When I was in the Army my main job, and that of just about all Soldiers, is to make sure that the Soldier above and below him in rank knows his job and can perform it if something should take the Soldier out of the fight. I always found nobility in this. Teaching my Soldier how to be a Sergeant wouldn’t get me fired, or replaced. It would ensure my Team/Squad/Platoon was strong enough to survive if I moved out of that position.
In to corporate sector, I’m sure you won’t be surprised, this is not the case. Jimmy won’t teach Billy how to do X because that will make Jimmy vulnerable, and Billy more valuable. I hate this part of the job. I don’t let it phase me though, I have no problem teaching people my job, I figure if they know how to do what I’m doing now (keeping the ship afloat) I can focus on other tasks. Too bad not everyone sees the benefit in this, including some from management.
What I love about my job, is the community I’ve been introduced to through PASS. One massive benefit is that it gives me people to nerd out to. My wife can barely tolerate my rambling about tables, indexes, and the new cool stored procedure I made.
Another part of the PASS community that I love is the mentoring. It is EVERYWHERE! You just have to recognize it.
But that was a first, and you have to see the covert opportunities. Every single session at the almost daily virtual chapter presentations, SQL Saturdays, monthly User Group meetings, and the Annual Summit Conference is an opportunity. Sure you sit, watch, listen, take notes, but there’s an opportunity for more. Wait for the speaker to have a minute, introduce yourself, discuss the presentation, exchange contact information and there it is.
I was always nervous about this part. “Ugh, he’s got 30 people waiting to talk to him.” So I’d leave, then while he or she is trying to enjoy themselves, I walk up and introduce myself, start talking about the session and I can see that it’s not the right time… I mean, it’s 1am and we’re at SQL Karaoke, so…. My bad. Better idea for next year, buy the USB recordings (downloading is a complete waste of time and pain in the …), attend no more than every other session, giving me 75+ minutes to wait to talk to the presenter.
Even more covert or passive, is finding a professional doing what you want to do, and stalk them. Not crazy stalking, but follow them on twitter, facebook, linkedin, blogs, forums, etc… If they are worth their salt then they are constantly inundating the web with their knowledge.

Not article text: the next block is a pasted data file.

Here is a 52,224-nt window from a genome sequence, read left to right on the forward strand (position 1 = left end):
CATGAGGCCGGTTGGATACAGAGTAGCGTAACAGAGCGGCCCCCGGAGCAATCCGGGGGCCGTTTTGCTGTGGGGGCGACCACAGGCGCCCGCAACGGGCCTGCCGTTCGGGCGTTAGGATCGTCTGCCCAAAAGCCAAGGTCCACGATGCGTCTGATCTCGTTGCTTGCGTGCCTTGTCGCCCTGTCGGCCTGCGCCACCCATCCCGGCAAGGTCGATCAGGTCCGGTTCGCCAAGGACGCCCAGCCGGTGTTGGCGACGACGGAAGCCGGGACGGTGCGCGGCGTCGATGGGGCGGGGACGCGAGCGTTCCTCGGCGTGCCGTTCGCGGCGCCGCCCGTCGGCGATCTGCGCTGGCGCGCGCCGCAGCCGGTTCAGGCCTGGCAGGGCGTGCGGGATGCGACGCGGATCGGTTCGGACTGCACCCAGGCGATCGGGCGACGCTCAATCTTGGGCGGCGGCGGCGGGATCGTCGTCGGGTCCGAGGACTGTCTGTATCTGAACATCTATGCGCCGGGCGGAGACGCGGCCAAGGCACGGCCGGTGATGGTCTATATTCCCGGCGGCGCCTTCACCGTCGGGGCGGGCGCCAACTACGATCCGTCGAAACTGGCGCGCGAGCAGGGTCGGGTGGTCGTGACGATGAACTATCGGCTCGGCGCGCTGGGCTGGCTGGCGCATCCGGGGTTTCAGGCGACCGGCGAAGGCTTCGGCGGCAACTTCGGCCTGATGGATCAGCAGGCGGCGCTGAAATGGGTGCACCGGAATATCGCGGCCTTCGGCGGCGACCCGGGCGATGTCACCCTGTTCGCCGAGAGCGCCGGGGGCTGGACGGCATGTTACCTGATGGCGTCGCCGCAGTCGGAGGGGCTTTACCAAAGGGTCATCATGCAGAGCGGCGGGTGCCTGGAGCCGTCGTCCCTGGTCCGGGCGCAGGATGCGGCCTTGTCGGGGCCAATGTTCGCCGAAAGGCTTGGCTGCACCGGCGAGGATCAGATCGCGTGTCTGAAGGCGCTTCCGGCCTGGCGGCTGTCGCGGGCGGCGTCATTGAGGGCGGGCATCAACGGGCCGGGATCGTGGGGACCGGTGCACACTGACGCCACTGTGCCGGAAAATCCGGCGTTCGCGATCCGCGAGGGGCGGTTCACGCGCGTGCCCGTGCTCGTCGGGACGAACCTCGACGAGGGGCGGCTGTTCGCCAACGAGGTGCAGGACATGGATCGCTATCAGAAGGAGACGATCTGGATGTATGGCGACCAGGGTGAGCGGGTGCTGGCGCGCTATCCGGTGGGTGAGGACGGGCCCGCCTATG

Then there’s the support. Wow is it strong within this group. Every single presenter you talk to, if you say something like “I would love to present someday.” will encourage you. It will go something like:
<You>: I wish I could present.
<Them>: What’s stopping you?
<You>: I have no idea who would want to hear my newbie level presentation.
<Them>: Everyone is a newbie at some time.
<You>: I don’t “know” anything well enough.
<Them>: Presenting will force you to learn.
I’ve probably had 3 of these conversations, enough to learn not to say this anymore. If I truly wanted to present I would. At no point will they even hint that if you present they will lose viewers… The truth is there are no ratings, not like TV ratings. In fact, the more variety of topics and levels, the better. Wouldn’t it be great if there was someone teaching Topic X at level 100, before someone else taught Topix X at the 200 or 300 level? Too often the presenter at level 300 has to back down to 100 or 200 from questions, or just to set a base because there are people that need and want lower levels.
So with that I am going to follow my own advice, and take the support that is so prevalent. I’m going to ease into it though. A 10 minute lightning talk first in April, then maybe a 30 minute presentation at a monthly user group, and someday a full presentation. I’ve been a DBA for almost 3 years. I’ve come across stuff that others will also face, and maybe my non-technical view will help someone out there going through the same thing.